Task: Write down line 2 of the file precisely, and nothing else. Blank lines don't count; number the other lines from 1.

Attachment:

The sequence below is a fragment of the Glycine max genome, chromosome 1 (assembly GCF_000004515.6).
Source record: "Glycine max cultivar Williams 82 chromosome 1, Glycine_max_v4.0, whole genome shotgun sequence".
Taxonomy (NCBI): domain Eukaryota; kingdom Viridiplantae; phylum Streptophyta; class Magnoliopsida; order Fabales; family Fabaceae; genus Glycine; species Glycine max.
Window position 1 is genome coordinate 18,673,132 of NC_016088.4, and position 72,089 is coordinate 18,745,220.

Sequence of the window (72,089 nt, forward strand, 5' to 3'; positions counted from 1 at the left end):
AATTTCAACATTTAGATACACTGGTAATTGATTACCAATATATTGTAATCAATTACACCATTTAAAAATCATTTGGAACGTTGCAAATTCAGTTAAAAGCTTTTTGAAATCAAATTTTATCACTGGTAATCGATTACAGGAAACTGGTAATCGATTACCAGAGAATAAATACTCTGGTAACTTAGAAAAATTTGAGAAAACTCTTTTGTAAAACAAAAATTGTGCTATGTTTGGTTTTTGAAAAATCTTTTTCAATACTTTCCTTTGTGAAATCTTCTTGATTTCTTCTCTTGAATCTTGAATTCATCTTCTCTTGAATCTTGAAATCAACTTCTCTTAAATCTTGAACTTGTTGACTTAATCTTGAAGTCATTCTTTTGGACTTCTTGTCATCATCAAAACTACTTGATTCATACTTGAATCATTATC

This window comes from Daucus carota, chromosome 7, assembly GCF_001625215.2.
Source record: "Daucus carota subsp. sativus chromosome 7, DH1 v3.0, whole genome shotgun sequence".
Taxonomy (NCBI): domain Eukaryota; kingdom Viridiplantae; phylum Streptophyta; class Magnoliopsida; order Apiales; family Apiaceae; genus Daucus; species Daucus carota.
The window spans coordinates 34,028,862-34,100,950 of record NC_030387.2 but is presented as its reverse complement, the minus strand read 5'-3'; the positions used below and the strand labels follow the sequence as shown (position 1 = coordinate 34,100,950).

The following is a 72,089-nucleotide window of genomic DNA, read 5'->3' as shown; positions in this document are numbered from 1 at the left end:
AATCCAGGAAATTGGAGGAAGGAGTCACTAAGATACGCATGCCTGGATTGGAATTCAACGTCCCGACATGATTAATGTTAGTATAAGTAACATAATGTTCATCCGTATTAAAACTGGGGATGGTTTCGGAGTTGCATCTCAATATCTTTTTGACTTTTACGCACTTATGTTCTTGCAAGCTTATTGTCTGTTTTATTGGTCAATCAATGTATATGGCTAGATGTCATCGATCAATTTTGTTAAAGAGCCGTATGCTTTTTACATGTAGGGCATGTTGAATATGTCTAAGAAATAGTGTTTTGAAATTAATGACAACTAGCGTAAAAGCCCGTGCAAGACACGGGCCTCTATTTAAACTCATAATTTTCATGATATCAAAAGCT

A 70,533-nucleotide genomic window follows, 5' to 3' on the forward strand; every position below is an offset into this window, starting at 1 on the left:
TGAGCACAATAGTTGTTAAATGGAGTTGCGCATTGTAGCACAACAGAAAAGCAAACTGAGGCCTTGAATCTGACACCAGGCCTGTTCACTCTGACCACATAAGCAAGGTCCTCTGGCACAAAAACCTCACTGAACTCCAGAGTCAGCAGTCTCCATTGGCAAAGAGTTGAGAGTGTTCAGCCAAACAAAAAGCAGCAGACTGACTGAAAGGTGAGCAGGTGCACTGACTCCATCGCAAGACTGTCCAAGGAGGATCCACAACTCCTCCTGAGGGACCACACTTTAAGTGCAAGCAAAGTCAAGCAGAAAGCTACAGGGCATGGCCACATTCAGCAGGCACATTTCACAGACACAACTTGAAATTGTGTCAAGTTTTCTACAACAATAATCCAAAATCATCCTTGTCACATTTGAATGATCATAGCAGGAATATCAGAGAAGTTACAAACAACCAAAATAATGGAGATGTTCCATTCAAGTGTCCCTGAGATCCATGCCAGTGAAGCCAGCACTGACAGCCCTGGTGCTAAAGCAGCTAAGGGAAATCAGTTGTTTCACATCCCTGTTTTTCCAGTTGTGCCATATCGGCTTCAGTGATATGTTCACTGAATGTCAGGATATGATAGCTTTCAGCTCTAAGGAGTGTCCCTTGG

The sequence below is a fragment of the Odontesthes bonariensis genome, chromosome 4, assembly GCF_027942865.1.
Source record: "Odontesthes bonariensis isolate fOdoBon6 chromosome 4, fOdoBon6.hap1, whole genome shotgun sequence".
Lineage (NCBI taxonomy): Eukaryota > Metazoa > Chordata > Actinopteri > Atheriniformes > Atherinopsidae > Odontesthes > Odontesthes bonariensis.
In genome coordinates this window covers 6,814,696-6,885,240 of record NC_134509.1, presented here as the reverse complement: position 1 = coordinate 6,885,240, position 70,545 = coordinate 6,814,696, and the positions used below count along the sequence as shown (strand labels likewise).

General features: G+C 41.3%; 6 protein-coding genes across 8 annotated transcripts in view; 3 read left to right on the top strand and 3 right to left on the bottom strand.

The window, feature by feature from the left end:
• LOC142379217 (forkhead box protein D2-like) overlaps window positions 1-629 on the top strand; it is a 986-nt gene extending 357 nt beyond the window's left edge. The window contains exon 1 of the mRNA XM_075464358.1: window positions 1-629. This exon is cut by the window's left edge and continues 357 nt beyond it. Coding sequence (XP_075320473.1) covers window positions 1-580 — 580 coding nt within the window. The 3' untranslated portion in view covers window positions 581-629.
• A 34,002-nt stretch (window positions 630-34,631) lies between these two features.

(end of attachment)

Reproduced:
Source record: "Glycine max cultivar Williams 82 chromosome 1, Glycine_max_v4.0, whole genome shotgun sequence".